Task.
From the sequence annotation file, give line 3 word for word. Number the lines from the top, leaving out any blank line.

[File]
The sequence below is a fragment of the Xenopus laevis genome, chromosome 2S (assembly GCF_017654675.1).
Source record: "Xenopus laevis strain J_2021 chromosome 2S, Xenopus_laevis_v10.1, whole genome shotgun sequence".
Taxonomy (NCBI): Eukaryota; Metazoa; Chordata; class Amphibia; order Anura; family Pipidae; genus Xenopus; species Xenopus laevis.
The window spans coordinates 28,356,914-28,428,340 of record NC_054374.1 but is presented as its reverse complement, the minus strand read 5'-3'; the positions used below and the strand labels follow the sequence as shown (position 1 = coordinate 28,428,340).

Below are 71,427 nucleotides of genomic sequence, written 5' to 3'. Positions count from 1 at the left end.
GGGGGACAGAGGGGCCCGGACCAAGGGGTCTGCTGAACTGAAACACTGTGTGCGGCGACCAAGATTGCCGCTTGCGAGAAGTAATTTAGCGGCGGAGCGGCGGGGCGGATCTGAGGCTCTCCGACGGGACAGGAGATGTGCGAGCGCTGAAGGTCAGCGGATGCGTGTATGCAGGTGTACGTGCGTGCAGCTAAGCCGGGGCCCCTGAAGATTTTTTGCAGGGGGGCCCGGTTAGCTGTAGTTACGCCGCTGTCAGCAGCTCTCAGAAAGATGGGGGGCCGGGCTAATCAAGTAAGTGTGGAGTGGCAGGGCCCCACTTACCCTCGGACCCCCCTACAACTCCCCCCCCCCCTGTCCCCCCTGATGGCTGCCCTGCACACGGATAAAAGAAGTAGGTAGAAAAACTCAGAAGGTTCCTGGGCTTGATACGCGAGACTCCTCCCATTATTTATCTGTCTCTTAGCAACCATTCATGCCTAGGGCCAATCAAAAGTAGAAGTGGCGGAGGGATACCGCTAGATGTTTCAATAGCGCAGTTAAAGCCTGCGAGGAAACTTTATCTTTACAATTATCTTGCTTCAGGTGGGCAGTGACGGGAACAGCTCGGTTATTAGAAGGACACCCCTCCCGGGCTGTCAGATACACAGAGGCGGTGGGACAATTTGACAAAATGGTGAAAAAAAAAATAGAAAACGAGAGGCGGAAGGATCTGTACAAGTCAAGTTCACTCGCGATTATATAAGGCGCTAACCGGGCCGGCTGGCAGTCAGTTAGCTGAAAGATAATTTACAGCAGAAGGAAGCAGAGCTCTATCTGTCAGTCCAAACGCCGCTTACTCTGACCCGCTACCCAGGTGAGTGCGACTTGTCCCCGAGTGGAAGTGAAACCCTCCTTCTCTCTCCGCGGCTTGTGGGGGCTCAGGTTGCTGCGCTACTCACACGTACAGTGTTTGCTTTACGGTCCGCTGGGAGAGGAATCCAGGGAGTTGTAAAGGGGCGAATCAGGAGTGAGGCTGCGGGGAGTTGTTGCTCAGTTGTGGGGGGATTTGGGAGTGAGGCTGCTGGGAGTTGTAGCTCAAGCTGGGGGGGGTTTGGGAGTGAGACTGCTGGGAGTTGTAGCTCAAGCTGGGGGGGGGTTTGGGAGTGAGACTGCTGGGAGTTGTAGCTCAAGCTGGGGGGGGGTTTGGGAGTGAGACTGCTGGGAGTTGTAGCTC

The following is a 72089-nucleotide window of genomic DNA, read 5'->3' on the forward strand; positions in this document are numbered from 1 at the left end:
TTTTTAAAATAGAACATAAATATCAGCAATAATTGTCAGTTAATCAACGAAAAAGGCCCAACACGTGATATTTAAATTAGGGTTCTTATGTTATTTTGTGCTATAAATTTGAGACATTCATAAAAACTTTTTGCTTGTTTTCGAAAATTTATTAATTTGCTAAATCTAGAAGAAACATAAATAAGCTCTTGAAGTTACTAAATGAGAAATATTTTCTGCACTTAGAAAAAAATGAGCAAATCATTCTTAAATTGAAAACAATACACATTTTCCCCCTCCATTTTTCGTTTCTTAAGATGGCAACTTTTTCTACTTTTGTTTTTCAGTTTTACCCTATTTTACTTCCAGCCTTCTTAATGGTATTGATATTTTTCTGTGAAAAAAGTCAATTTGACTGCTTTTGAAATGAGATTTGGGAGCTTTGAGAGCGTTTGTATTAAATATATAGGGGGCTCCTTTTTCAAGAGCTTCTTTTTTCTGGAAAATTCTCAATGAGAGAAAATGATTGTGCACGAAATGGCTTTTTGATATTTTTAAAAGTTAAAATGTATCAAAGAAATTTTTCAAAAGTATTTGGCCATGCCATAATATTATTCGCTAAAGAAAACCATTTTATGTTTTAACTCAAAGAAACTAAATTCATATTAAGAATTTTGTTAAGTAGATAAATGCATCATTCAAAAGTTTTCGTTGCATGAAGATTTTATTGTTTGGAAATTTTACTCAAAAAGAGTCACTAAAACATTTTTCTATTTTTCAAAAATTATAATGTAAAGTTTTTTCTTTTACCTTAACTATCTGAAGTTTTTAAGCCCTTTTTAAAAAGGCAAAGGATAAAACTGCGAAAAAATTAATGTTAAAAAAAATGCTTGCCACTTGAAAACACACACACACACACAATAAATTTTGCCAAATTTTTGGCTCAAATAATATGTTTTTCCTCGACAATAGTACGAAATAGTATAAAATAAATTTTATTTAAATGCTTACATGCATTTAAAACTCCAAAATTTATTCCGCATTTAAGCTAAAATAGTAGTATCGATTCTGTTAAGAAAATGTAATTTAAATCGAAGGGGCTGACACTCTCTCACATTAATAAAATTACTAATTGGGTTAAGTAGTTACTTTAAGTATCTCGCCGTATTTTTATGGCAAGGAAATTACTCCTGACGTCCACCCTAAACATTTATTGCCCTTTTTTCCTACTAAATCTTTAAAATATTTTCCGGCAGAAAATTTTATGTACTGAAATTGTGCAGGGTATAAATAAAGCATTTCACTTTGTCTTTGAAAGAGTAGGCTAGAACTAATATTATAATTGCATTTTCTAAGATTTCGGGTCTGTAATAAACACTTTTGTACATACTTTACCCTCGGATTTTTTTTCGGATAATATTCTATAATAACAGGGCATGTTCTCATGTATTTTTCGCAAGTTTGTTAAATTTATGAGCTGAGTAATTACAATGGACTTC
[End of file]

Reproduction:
Taxonomy (NCBI): Eukaryota; Metazoa; Chordata; class Amphibia; order Anura; family Pipidae; genus Xenopus; species Xenopus laevis.